20 ways to fight disinformation

In the digital age, fighting disinformation is a critical role and responsibility of engaged citizens. Here are a few practical steps to do just that.


We’re all swimming in an unprecedented flow of information, thanks to the internet, AI, and social media. While these tools have broadened our access to knowledge, it’s also created an environment where disinformation thrives.

Disinformation – the deliberate spread of false or misleading information – is a threat to systems that rely on shared facts. Here are 20 everyday ways to counteract disinformation, and protect our nation’s fundamental democratic principles.

1. Educate yourself

Understand what disinformation is and how it spreads. Recognize common tactics, such as fake news, deepfakes, and manipulated images.

2. Verify, verify, verify

Before sharing or believing information, check its source and credibility. Fact-check using reliable fact-checking organizations like Snopes, FactCheck.org, and PolitiFact.

3. Cross-check sources

Don’t rely on a single source. Cross-reference information with multiple reputable sources to ensure accuracy. This is known as critical reading or reading horizontally.

4. Think critically

Be skeptical of sensational claims and clickbait headlines. Think critically and question the information’s validity – is the information simply trying to get a rise out of you? If so, that’s a big red flag.

5. Check dates

Make sure the information is up to date. Old information presented as current can be misleading. Most online articles have a published-on date – train yourself to look for it first, before consuming what’s below.

6. Champion media literacy

Encourage others to be media literate. Share resources and tips on identifying disinformation and misinformation. Support legislation that requires media literacy education in schools.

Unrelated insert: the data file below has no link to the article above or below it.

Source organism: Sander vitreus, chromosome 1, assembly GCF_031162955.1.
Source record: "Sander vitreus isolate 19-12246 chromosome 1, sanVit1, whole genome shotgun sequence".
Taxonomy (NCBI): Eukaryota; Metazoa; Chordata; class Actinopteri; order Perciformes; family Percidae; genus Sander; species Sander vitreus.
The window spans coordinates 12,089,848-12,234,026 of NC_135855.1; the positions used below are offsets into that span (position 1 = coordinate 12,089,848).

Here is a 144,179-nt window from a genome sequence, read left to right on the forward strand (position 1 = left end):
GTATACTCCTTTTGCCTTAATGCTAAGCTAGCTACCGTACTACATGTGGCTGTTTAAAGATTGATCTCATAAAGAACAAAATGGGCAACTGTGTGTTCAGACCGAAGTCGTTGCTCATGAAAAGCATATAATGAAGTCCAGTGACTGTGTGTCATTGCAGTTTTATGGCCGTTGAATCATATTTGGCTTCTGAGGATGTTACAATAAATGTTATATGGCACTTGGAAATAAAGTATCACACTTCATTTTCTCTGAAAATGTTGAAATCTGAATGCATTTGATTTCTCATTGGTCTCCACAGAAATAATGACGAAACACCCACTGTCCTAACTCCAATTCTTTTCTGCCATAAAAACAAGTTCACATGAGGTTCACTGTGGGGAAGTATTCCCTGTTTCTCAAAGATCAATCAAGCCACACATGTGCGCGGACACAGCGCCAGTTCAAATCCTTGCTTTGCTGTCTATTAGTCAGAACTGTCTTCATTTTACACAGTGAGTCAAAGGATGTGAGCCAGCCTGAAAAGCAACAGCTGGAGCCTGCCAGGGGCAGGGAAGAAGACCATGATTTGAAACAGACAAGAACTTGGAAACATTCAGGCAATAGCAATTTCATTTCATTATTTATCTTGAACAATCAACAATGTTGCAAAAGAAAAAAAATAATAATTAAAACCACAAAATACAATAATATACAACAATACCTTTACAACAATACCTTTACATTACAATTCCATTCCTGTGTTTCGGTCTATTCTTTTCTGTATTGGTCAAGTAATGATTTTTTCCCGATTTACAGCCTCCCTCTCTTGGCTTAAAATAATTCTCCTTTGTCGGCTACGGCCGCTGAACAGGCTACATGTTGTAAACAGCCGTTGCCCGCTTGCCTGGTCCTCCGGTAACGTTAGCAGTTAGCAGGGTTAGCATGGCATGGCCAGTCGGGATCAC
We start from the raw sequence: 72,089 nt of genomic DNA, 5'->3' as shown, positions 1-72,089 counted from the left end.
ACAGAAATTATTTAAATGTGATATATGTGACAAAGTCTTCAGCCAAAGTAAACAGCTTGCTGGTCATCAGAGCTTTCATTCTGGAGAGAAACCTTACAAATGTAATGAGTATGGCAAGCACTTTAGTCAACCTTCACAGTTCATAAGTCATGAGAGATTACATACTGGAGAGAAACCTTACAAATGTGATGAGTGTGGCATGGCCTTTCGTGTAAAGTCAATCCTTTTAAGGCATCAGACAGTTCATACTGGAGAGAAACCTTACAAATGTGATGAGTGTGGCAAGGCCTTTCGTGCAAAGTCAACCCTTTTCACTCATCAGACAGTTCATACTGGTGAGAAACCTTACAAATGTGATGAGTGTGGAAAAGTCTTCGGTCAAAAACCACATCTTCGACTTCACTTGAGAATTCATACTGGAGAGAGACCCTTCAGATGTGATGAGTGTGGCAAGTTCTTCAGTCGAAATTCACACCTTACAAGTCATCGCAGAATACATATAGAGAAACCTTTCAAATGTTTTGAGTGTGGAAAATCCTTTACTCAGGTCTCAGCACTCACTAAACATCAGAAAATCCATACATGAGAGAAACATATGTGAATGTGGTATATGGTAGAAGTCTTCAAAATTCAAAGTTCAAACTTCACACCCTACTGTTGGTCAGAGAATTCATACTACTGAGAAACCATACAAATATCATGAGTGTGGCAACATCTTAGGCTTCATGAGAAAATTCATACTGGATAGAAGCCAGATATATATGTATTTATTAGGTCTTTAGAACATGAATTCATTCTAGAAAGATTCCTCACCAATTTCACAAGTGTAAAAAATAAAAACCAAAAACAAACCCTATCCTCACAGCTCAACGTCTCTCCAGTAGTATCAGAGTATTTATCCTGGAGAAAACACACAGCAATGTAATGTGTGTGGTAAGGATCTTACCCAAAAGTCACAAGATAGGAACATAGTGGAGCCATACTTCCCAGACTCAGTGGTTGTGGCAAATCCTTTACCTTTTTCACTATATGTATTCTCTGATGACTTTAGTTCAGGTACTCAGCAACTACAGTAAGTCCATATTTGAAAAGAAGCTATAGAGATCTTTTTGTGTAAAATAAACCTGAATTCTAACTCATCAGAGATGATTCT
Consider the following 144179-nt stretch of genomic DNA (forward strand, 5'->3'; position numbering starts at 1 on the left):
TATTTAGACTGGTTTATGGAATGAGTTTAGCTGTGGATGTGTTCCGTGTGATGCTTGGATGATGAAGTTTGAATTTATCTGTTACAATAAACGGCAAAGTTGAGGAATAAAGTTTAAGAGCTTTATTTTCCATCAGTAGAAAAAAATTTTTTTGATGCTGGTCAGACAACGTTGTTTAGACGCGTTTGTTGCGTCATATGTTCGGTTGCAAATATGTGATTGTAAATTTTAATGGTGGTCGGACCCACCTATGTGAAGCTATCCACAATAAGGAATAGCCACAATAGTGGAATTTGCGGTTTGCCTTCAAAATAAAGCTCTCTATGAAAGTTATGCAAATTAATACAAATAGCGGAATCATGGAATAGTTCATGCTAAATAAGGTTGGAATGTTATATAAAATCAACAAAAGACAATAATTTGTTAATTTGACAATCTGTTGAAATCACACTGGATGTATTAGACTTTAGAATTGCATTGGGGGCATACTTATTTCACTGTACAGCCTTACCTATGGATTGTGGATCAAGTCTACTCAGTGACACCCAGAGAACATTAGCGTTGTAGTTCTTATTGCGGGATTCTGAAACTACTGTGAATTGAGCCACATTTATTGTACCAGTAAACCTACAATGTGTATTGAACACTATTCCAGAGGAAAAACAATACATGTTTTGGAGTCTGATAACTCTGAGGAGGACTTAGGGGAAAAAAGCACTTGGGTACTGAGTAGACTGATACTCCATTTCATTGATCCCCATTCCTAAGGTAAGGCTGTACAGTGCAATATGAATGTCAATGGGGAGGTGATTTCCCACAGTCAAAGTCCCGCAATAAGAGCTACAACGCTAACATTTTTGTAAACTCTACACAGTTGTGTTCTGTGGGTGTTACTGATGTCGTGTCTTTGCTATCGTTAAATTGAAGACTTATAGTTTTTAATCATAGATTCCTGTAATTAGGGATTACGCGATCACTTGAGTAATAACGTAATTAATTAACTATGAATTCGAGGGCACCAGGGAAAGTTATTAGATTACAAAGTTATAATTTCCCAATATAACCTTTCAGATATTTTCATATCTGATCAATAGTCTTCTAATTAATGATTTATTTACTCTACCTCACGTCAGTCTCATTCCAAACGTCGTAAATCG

7. Report disinfo

If you come across disinformation, report it to the platform or website hosting the content, and use their reporting mechanisms. Be vigilant in this practice.

8. Pause before sharing

Avoid sharing information you haven’t verified. Even sharing with the intent of debunking can spread disinformation further. Social media sites make it easy to share, but just because we can doesn’t always mean we should.

9. Know who you can trust

Favor reputable news outlets and established institutions. They are far more likely to adhere to journalistic standards.

10. Push back constructively

If you encounter someone sharing disinformation, engage in a respectful and fact-based conversation. Share your sources and encourage critical thinking.

11. Support fact-checking organizations

Contribute to or support organizations that focus on fact-checking and investigative journalism.

12. Promote digital literacy

Encourage digital literacy in schools and communities to empower people to recognize and combat disinformation. Regularly share content on the topic in your digital circles.

13. Check your biases

Be aware of your own biases and how they might influence your perception of information. Like information that is designed to enrage or agitate you, information presented to harden our biases leads to rigid, uncritical thinking.

14. Use technology

Utilize browser extensions and apps designed to detect and flag disinformation and fake news.

15. Promote transparency

Support efforts for more transparency in online content and advertising. Encourage social media platforms to label or limit the spread of false information.

16. Be accountable

Encourage individuals and organizations to take responsibility for the information they share and consume. Accountability builds back trust, and trust can lead to greater understanding.

17. Practice what you preach

Share accurate information and be a role model for responsible information sharing.

Remember, disinformation is intentionally designed to deceive and manipulate, often in a way that appeals to our basic human emotions and our implicit and learned biases. We’re all vulnerable to this phenomenon. So give grace, but be vigilant and question everything – including this article, which, upon closer review, conveys a basic factual inconsistency between headline and text. Did you catch it?

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